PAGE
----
Flies, dripping grease and unidentifiable dirt found in food firms

Food Safety Authority issued eight closure orders to resturaunts and cafes in June

Flies were found in food businesses by Food Safety Authority inspectors in June.  Photograph: Getty

Flies were found in food businesses by Food Safety Authority inspectors in June. Photograph: Getty

 

A high volume of live and dead flies in one premises, grease dripping from an extraction canopy onto a dishwasher in another, “unidentifiable dirt” on a container of coffee and insects in bags of powdered ingredients were just some of the reasons restaurants fell foul of food safety inspectors last month.

Inspectors from the Food Safety Authority of Ireland issued eight Closure Orders under national and EU regulations last month.

The Little Italy takeaway on Irish Street in Bunclody, Co Wexford was issued with an order under the FSAI Act, 1998 as was India’s Taste takeaway in Bridgewater Hall, Summerhill Parade, Dublin 1.

The Roshan Restaurant and Takeaway on Besser Drive in Clondalkin was also issued with an closure order as was Sal’s restaurant and café on Main Street in Borris-in-Ossory Co Laois.

Four Closure Orders were served under the EC Regulations. Lyndon’s Kitchen on Main Street, in Balla, Co Mayo and a Just Baked storeroom adjacent to a bakery on the Barcastle Industrial Estate, Springfield Road, Castlebar, Co Mayo were also closed.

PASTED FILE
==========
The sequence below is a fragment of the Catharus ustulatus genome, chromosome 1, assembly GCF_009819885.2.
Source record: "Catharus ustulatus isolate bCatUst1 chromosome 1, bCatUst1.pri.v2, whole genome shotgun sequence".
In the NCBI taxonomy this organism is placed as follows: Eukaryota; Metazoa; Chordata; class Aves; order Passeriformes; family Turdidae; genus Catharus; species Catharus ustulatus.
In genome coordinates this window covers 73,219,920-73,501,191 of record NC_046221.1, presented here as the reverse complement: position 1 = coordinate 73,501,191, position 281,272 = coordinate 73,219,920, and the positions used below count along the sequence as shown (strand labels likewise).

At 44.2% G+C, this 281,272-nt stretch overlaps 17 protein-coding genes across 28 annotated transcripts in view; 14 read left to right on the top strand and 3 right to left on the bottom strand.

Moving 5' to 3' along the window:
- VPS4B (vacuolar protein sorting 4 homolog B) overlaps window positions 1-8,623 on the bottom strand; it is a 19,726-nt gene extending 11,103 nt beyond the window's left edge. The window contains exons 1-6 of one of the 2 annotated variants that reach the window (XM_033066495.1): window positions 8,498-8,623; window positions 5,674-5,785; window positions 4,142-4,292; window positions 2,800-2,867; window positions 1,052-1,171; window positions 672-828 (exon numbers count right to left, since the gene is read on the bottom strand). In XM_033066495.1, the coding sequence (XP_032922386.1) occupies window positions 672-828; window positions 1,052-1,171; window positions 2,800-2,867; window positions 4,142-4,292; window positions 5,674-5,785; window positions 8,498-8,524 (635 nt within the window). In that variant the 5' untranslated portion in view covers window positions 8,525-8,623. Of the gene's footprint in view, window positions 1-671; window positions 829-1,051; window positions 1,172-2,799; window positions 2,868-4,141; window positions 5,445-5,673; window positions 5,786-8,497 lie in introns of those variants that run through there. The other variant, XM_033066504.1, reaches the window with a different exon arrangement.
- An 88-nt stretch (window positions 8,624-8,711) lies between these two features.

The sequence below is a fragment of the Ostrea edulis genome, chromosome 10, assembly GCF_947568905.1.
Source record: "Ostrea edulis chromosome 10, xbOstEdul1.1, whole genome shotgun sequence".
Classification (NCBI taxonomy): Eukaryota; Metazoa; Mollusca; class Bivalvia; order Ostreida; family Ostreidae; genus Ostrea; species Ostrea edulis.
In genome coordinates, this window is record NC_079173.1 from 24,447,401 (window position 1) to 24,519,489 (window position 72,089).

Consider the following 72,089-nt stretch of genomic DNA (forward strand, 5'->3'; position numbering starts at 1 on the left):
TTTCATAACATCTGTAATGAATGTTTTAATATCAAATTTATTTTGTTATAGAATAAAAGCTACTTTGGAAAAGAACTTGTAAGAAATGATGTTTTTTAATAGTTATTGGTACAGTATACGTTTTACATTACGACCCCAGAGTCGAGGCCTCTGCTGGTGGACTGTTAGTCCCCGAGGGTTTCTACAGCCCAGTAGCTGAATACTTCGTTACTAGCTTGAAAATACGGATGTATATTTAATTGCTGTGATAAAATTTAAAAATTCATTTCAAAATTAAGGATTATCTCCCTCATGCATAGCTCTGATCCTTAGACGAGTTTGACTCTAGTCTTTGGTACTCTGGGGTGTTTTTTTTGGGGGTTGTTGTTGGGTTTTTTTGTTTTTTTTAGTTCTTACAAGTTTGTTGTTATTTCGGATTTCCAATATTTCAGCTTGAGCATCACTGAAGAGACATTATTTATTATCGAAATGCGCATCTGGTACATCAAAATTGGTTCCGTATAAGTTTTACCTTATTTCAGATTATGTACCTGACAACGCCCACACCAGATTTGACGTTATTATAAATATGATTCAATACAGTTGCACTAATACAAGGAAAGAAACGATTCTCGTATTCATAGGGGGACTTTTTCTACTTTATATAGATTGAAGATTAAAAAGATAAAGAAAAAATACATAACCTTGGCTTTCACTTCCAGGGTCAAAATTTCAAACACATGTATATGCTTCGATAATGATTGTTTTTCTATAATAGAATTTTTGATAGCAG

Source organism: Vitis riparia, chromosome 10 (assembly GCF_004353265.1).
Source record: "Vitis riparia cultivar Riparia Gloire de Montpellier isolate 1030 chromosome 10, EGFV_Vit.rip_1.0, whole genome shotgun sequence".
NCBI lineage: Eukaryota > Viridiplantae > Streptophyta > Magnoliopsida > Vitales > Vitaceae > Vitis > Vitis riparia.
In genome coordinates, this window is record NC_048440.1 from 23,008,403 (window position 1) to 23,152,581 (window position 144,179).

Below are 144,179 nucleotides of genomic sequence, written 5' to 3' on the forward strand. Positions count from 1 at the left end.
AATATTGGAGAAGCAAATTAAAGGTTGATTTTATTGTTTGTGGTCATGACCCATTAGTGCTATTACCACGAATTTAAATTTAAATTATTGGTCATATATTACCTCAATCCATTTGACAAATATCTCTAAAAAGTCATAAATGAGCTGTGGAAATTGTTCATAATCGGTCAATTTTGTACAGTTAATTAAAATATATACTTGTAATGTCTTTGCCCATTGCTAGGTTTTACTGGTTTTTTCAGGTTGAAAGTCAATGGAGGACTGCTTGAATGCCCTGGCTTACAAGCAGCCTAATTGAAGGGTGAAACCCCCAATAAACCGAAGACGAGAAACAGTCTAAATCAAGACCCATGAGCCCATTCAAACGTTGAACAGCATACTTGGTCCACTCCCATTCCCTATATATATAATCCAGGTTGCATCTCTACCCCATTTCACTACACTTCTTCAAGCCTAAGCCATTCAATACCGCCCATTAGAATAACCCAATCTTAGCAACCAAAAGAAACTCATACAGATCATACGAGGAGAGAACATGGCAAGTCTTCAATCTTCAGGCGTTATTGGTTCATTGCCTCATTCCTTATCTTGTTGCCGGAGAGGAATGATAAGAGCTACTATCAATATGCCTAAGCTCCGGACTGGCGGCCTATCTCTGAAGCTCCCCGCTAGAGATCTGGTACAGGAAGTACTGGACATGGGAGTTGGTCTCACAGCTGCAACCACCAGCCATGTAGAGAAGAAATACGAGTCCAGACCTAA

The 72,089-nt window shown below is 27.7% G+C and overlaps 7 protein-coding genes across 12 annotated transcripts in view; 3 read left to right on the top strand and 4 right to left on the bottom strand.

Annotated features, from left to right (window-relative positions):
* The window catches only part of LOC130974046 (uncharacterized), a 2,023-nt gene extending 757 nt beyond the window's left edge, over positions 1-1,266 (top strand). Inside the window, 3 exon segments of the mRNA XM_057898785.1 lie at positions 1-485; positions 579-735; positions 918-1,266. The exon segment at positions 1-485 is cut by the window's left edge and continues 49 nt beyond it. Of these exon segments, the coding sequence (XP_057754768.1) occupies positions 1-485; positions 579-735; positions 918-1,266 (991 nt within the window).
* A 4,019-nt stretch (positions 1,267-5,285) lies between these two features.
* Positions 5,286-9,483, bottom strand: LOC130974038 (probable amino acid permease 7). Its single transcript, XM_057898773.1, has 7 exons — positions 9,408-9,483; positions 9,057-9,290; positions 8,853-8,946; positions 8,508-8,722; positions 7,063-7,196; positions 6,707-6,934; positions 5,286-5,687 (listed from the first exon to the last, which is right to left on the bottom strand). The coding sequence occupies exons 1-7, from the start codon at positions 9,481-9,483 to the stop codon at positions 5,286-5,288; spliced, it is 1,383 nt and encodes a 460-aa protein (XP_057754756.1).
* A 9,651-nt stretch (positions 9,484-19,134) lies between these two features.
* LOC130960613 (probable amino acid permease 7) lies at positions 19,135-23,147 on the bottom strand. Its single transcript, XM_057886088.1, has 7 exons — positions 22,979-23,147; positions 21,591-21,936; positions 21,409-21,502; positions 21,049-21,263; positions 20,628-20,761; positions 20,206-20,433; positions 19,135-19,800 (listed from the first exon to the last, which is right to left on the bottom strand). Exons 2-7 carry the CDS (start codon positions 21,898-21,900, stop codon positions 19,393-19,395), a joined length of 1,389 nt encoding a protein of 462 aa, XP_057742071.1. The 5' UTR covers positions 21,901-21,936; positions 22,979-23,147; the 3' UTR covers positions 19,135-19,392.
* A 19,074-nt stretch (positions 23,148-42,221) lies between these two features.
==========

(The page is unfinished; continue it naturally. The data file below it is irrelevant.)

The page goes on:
One closure order served on Andrews takeaway on Main Street, Shankill, Co Dublin while the food preparation area of Sheeran’s in Coolrain, Mountrath, Co Laois was also closed.

Other reasons cited by the FSAI for Enforcement Orders being issued included cooling records not being maintained for foods cooked ahead of service, staff toilet not clean, cobwebs on store room walls and ceilings containing both dead and live insects no pest control procedures in place, inadequate handwashing facilities.

Health at risk

FSAI chief executive Dr Pamela Byrne said that by not complying with food safety legislation, food businesses were putting consumer health at risk.

“It is disappointing to see such a high number of Enforcement Orders for a second month running,” she said.

“Food businesses must recognise that they are legally bound to ensure the food they serve is safe to eat. We are now into our third week of exceptional weather and high temperatures. Every effort must be made to ensure high standards of hygiene and pest control remain in place and that foods are stored at appropriate temperatures,” she said.

Dr Byrne also urged food businesses to check that their fridges were not impacted by the hot weather and to monitor temperatures frequently every day.

She stressed every food business had an obligation to ensure “they have a robust food safety management system in place to ensure non-compliance issues and breaches of food safety legislation do not occur”.

Details of the food businesses served with Enforcement Orders are published on the FSAI’s website at www.fsai.ie.

Closure Orders and Improvement Orders will remain listed on the website for a period of three months from the date of when a premises is adjudged to have corrected its food safety issue, with Prohibition Orders being listed for a period of one month.